Counterfeit Teensy USB Boards – not open source, “cloned” any way…

Counterfeit 1

Paul, maker of the Teensy writes

Counterfeit Teensy boards have appeared on the market. Counterfeit boards are not compatible with Teensy Loader and Teensyduino, and may not work with many projects. Counterfeits may be sold as “Teensy 2.0” but have hardware similar to version 1.0 (see below). PJRC does not provide technical support for counterfeit products! Please be careful to buy only genuine Teensy USB development boards.

Adafruit carries the real deal directly from Paul of course. We always support the maker and designer and our customers like that as well. There are likely clones of Paul’s work because there was/is a lot of demand for these because they can be used to jail break Playstation 3 units.

We thought we’d use this opportunity to discuss a related topic – open source hardware vs non-open source hardware. The Teensy is not open source hardware, while we wish it was, we respect Paul’s wishes to distribute any way he wants and retain any rights he wants. Some customers have complained about the Teensy not being open source hardware – and others have said that open source hardware is a “bad idea” because some can clone / counterfeit it so easy. So here we are, the Teensy is cloned / counterfeited and it’s not open source hardware. It doesn’t matter if something is OSHW or not – if someone wants to clone hardware they will.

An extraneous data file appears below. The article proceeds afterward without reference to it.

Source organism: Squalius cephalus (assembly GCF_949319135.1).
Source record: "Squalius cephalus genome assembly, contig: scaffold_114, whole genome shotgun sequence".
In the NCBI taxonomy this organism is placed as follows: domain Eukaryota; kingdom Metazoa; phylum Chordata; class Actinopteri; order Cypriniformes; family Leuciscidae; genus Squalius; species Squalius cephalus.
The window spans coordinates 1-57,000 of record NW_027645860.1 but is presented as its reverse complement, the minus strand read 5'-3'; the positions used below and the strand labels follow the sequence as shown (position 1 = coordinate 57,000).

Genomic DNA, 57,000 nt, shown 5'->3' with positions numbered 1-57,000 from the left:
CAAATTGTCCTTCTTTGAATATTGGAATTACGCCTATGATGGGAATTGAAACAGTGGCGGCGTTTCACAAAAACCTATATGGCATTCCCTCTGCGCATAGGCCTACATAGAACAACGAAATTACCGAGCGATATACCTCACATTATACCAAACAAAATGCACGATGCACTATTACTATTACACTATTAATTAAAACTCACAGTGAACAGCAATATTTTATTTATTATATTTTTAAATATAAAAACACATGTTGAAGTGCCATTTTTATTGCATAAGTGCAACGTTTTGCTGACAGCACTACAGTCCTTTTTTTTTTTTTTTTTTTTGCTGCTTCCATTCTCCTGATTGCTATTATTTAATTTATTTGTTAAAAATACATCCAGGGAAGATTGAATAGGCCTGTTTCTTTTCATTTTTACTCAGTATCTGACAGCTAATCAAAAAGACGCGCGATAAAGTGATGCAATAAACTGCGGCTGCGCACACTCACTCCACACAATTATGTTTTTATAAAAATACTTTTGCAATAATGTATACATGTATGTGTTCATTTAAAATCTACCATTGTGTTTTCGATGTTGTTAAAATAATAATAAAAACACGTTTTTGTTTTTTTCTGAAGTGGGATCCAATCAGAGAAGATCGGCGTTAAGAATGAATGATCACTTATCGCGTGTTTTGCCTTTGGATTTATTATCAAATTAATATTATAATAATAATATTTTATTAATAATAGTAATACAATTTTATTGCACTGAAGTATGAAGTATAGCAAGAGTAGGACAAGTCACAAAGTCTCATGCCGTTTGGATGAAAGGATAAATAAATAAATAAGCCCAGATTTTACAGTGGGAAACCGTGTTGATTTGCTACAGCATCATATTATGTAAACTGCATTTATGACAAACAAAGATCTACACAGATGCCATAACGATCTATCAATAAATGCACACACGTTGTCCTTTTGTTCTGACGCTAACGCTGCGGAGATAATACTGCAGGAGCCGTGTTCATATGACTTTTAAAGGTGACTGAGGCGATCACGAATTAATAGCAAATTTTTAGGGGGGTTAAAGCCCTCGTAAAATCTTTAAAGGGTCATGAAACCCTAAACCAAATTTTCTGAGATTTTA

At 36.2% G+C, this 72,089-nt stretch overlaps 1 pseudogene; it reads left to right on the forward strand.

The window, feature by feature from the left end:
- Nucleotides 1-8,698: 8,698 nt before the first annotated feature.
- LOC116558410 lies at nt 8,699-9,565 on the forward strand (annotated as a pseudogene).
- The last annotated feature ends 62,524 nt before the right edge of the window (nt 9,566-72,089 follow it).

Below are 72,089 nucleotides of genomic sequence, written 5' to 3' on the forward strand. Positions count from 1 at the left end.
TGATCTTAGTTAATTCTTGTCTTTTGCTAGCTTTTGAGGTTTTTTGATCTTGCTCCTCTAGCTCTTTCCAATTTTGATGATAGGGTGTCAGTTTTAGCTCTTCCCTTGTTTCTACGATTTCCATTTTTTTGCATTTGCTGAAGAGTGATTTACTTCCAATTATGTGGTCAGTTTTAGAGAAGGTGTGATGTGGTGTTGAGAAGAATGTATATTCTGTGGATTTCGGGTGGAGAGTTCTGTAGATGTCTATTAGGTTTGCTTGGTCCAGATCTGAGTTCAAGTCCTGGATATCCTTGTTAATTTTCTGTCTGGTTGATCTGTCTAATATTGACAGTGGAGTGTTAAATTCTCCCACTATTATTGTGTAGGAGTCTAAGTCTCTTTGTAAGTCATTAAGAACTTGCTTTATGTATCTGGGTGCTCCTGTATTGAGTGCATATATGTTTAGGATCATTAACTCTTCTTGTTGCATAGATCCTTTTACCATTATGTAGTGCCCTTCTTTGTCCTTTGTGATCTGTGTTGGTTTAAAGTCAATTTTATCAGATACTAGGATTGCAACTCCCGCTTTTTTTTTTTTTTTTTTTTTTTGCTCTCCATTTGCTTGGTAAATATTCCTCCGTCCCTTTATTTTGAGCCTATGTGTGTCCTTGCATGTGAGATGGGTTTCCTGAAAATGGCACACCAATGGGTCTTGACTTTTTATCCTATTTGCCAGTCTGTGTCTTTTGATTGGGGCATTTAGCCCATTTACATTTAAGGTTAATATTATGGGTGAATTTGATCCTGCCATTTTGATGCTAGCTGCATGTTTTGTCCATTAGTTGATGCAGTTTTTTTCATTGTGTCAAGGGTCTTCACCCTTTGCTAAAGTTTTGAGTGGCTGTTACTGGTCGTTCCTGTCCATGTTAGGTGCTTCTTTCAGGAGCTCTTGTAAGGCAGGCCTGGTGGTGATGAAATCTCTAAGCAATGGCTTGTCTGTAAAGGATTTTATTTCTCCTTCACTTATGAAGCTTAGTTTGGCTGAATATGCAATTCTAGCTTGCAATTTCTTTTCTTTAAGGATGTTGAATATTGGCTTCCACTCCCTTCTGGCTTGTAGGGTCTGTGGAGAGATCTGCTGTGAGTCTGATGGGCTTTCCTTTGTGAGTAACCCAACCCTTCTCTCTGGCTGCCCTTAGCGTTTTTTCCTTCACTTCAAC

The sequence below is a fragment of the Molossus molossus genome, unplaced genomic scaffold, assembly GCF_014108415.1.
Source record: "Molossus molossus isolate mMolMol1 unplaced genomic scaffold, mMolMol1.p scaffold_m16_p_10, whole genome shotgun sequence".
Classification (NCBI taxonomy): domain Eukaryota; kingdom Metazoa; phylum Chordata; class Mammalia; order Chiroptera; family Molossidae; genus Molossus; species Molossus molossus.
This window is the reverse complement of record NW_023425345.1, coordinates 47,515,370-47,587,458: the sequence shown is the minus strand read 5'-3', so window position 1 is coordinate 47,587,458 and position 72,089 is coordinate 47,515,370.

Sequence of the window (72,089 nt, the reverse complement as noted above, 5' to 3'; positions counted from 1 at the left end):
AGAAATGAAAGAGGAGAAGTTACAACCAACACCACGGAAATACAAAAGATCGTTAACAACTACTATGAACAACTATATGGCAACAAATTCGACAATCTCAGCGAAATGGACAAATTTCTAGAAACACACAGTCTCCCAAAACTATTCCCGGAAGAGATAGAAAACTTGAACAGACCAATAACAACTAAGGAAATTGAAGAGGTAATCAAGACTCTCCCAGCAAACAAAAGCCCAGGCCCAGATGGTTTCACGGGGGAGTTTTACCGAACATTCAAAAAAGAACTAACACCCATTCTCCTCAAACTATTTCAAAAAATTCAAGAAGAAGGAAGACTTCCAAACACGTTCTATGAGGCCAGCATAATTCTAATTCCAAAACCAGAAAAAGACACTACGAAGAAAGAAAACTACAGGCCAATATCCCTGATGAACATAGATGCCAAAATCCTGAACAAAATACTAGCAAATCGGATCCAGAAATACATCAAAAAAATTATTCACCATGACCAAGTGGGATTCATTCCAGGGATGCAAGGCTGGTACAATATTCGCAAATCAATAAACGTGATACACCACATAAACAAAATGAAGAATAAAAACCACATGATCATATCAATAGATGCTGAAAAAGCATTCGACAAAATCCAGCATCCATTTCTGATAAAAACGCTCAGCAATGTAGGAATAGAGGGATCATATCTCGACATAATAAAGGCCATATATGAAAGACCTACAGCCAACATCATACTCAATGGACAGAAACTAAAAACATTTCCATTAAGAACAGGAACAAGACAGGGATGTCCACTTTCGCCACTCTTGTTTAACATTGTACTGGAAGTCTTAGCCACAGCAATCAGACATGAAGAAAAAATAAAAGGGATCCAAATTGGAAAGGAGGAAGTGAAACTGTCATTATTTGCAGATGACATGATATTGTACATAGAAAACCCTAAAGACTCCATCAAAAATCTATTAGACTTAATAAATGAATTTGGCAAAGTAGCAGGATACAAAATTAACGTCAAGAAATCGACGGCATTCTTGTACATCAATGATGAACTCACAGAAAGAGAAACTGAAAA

Fake Teensy

We think that anything interesting may get cloned, if something is open source hardware it can be cloned too – but along the way you get community, contributions and more. Would the Teensy be cloned if it was OSHW, of course it could, but there would be an entire community who spent time and effort with a sense of ownership could help get these stores to buy directly or at least work out a licensing agreement with the makers. Maybe Paul has a trademark on the name and can work with the USA based sellers of the clones to get them to reconsider carrying the clones or changing the name. Any way, all guesses – please consider getting a real Teensy from us or Paul and supporting the maker.

We’re not sure what will happen with this example, but wanted to share it – for the people who say they will not do open source hardware because “it might” get cloned, here’s an example of hardware that was cloned that clearly was not OSHW.